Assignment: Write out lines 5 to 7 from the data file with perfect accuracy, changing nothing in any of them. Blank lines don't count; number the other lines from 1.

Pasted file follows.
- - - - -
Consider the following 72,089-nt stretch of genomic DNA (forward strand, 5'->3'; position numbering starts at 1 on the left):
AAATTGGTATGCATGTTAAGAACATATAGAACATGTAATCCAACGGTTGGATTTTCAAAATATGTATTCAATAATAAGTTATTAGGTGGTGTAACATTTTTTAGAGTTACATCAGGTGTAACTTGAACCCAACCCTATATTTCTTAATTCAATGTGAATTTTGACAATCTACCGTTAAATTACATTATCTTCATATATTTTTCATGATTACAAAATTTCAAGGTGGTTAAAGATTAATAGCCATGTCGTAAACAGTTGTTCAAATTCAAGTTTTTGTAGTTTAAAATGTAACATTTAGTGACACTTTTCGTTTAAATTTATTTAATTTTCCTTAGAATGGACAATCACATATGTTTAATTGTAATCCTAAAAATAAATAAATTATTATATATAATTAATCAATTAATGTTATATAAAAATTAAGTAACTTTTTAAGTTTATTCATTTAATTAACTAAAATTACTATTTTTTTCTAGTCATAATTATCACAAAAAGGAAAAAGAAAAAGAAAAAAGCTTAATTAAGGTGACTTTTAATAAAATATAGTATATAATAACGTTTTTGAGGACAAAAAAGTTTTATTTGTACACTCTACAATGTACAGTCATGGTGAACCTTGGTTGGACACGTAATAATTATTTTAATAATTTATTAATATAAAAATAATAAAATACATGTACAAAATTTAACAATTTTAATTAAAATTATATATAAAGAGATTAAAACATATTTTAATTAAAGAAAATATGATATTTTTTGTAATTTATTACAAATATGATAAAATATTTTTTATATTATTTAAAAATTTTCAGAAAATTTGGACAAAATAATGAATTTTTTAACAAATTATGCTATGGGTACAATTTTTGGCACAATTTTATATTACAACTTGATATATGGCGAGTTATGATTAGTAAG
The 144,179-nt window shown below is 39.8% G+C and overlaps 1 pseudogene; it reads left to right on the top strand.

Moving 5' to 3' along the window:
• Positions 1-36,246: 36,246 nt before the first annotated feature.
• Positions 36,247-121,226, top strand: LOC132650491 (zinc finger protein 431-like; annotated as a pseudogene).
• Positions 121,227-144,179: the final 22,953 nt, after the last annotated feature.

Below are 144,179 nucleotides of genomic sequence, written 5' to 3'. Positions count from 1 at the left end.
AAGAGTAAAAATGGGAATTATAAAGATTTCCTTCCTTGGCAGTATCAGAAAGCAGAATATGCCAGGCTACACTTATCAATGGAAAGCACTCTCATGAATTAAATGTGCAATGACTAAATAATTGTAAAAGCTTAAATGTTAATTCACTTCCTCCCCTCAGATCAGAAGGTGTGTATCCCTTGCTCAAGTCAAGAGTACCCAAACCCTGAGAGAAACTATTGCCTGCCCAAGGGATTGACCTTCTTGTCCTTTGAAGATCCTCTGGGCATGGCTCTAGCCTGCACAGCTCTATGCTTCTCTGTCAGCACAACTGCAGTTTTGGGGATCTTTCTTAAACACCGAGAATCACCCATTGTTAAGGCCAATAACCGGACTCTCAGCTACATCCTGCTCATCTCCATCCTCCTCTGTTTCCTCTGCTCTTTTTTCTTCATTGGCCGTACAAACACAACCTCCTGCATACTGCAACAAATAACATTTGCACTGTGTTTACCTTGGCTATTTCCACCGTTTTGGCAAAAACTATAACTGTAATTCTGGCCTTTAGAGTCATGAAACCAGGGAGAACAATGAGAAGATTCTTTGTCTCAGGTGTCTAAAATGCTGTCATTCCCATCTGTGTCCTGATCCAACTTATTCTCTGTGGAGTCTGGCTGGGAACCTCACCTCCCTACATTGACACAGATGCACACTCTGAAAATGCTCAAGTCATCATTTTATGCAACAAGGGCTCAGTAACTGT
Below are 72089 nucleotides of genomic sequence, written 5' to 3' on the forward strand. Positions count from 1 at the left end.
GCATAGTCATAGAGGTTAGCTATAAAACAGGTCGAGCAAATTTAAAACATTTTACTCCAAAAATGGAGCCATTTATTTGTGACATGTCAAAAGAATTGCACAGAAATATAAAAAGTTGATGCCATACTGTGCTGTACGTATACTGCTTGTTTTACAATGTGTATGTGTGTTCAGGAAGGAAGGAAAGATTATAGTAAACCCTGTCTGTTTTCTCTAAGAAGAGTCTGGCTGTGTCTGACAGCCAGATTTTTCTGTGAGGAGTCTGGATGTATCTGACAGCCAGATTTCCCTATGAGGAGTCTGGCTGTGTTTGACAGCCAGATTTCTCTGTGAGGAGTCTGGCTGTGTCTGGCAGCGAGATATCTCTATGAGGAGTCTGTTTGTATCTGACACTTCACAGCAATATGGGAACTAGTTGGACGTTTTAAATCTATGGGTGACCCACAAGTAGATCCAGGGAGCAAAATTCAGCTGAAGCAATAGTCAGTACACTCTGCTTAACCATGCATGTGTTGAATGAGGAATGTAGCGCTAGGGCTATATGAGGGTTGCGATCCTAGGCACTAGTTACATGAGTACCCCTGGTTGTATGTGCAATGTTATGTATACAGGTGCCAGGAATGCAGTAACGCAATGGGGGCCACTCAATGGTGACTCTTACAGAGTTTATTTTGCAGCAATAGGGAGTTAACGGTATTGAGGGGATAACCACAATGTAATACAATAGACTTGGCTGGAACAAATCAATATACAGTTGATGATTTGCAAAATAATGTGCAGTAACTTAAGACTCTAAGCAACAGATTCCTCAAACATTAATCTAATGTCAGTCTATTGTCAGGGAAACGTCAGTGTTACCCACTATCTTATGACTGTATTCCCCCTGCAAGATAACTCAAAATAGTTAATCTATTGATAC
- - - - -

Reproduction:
• Positions 1-36,246: 36,246 nt before the first annotated feature.
• Positions 36,247-121,226, top strand: LOC132650491 (zinc finger protein 431-like; annotated as a pseudogene).
• Positions 121,227-144,179: the final 22,953 nt, after the last annotated feature.